News & Event
CINCINNATI (September 12, 2019) – Greater Cincinnati Foundation’s (GCF) 2019 Animal Welfare Giving Circle has awarded a total of $92,500 in grants to nine nonprofit organizations with initiatives and projects that protect, respect and nurture the well-being of pets, neglected animals and the entire animal kingdom. The grantees include:
Animal Friends Humane Society
Boone County Animal Care & Control
Clermont Animal CARE Humane Society
Homeless Animal Rescue Team (HART) of Cincinnati, Inc.
Interfaith Hospitality Network of Greater Cincinnati
League for Animal Welfare
Ohio Alleycat Resource and Spay/Neuter Clinic
Pets In Need of Greater Cincinnati, Inc.
Stray Animal Adoption Program
GCF provided a 2:1 match on the contributions made by giving circle participants.
“The Animal Welfare Giving Circle consists of GCF’s compassionate donors and community members who have a big heart for our furry friends,” said GCF Philanthropic Advisor Mary R. Pitcairn. “Whether it’s addressing overpopulation of stray animals or assisting with medical care, these funds will go a long way in helping our region’s pets and the humans who love them.”
The Animal Welfare Giving Circle is one of five GCF Giving Circle opportunities this year, including Northern Kentucky, Giving Black, Arts and Culture and the NEXT Fund for young people. Giving Circles provide hands-on opportunities to like-minded people to pool their resources, explore together how to best support causes they care about and, as a group, decided how to allocate their combined resources. Giving Circles foster a deepened sense of ownership in the progress of our community, and participants often develop ongoing relationships — with each other and with their grantee organizations.
To learn more about additional GCF 2019 Giving Circle opportunities, visit www.gcfdn.org/givingcircles.
About Greater Cincinnati Foundation
As the region’s leading community foundation, Greater Cincinnati Foundation connects people with purpose in an eight-county region in Ohio, Kentucky and Indiana. GCF is leading the charge toward a more vibrant Greater Cincinnati for everyone — now, and for generations to come.
Cincinnati Public Schools is aiming to increase third grade reading proficiency of students’ district-wide from 45 percent to 90 percent by 2020.
The David C. Herriman Fund of Greater Cincinnati Foundation (GCF) has granted its 2019 awards to two regional arts organizations, Know Theatre of Cincinnati and Revolution Dance Theatre.
The grants, the first for the fund, will be awarded annually to arts organizations in the eight-county GCF funding region — Butler, Clermont, Hamilton and Warren counties in Ohio; Boone, Campbell and Kenton counties in Kentucky; and Dearborn County in Indiana.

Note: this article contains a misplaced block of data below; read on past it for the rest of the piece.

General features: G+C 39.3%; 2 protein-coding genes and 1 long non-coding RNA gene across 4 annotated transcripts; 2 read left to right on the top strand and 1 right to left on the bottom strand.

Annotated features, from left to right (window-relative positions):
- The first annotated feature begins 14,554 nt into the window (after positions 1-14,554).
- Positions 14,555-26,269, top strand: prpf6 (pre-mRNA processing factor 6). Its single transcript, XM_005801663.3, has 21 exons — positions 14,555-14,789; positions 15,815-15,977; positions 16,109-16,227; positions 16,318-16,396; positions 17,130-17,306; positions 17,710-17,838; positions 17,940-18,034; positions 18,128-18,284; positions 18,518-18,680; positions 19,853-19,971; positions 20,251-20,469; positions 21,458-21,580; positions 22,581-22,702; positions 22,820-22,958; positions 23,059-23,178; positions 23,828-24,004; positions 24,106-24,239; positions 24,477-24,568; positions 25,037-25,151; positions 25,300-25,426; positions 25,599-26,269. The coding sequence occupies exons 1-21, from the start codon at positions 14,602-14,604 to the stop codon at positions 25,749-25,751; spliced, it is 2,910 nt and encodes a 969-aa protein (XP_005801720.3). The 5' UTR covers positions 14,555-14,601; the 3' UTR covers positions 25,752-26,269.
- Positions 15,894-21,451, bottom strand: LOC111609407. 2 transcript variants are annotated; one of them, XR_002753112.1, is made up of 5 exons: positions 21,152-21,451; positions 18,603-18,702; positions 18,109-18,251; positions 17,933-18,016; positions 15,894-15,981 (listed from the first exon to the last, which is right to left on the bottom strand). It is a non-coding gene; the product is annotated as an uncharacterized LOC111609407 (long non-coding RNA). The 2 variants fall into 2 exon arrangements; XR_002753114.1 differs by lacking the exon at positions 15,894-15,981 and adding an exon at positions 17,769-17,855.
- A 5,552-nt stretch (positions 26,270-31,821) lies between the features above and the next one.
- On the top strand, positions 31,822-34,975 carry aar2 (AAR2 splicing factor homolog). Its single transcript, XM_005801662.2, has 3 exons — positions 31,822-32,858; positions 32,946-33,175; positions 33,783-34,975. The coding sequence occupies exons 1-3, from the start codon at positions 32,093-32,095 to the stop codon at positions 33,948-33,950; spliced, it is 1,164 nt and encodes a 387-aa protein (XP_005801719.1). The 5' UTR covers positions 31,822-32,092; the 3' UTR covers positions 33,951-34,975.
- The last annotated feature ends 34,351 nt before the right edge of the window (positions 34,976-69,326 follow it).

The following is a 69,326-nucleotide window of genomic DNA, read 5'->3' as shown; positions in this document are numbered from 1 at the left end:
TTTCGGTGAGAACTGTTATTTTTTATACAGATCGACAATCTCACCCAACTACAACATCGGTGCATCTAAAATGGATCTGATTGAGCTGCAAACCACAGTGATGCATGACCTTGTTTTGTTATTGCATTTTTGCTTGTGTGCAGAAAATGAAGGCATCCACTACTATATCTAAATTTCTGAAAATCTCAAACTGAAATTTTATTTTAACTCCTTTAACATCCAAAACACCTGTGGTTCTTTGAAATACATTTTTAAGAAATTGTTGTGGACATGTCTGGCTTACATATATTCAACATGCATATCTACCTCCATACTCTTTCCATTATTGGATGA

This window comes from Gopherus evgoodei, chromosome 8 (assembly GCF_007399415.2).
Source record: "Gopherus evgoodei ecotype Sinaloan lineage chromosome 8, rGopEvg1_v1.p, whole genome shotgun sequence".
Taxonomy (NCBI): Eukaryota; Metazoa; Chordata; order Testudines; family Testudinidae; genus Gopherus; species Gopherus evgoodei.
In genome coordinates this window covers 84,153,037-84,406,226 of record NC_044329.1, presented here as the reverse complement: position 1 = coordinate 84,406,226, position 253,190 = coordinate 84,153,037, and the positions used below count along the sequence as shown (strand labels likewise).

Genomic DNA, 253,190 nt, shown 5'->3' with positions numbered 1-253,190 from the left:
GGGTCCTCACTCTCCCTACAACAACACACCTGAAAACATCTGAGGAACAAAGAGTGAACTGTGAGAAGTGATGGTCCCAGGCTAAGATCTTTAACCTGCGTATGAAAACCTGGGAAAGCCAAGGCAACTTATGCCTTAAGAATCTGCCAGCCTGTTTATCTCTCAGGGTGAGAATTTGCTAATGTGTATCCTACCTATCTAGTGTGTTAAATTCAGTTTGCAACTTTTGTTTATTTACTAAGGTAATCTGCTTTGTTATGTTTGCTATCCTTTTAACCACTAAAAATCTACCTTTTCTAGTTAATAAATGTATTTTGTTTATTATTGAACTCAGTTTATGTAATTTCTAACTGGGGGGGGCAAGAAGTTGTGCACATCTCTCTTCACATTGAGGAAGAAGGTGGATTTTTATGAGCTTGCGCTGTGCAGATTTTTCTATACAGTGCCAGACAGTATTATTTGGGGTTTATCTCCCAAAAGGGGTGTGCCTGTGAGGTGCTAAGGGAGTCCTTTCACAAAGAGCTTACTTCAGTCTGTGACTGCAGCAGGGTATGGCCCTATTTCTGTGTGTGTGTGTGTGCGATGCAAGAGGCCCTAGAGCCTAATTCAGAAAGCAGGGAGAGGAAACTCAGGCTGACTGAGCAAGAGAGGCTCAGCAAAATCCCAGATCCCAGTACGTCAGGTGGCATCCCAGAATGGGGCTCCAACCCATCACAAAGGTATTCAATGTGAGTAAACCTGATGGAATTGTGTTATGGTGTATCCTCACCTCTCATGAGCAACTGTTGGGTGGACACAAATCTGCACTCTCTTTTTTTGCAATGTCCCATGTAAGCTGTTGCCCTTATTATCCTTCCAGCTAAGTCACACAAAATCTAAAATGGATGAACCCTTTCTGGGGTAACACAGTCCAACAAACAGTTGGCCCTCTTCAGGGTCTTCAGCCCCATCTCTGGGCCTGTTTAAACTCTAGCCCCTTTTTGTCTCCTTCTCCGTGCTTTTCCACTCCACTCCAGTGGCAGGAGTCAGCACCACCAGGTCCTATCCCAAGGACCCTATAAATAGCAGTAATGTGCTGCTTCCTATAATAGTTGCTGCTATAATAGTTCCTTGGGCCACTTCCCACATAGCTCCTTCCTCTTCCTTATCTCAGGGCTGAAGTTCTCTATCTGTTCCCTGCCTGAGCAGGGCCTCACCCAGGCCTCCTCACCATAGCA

They honor the legacy of the late Northern Kentucky philanthropist and arts patron David C. Herriman, who established the fund for the purpose of “making possible what would otherwise be impossible” for both large and small arts organizations. The awards will particularly focus on new works, the education of youth and performance enhancement through funding to bring in performance artists, directors, choreographers, authors, musicians and other creative artists.
“We are thrilled that David’s immeasurable passion for the advancement of the arts in his adopted hometown lives on in such impactful ways,” said Ellen M. Katz, GCF President/CEO. “We are honored to help ensure that his vision will be preserved for generations to come.”
Know Theatre of Cincinnati will receive $30,000 to fund its “Welcoming New Voices to the Know” guest residency program for artists of color during its 2019-2020 MainStage season. The Over-the-Rhine theater will conduct a search for up to four guest directors and/or designers of color from New York and Chicago to provide fresh perspectives to their audiences and shadowing/mentee opportunities to local artists. Know Theatre is recognized as a “theatrical playground where all are welcome,” amplifying under-represented voices and presenting inclusive productions.
Revolution Dance Theatre (RDT) will receive $10,000 to fund its Ballet on the BLOC collaboration with BLOC Ministries to bring high-quality arts experiences and classical dance access to the Lower Price Hill community. The funds will be used to cover professional fees for residencies at Oyler Elementary School and the neighborhood Q-Kidz Dance Team, as well as an extended residency with instructor KaRon Brown-Lehman, monthly events for intermediate and advance level dancers and a performance at Aronoff Center for the Arts. RDT is dedicated to “breaking barriers between the ballet art form and people of color” by bringing dance classes and resources to under-represented communities and producing works that celebrate diversity.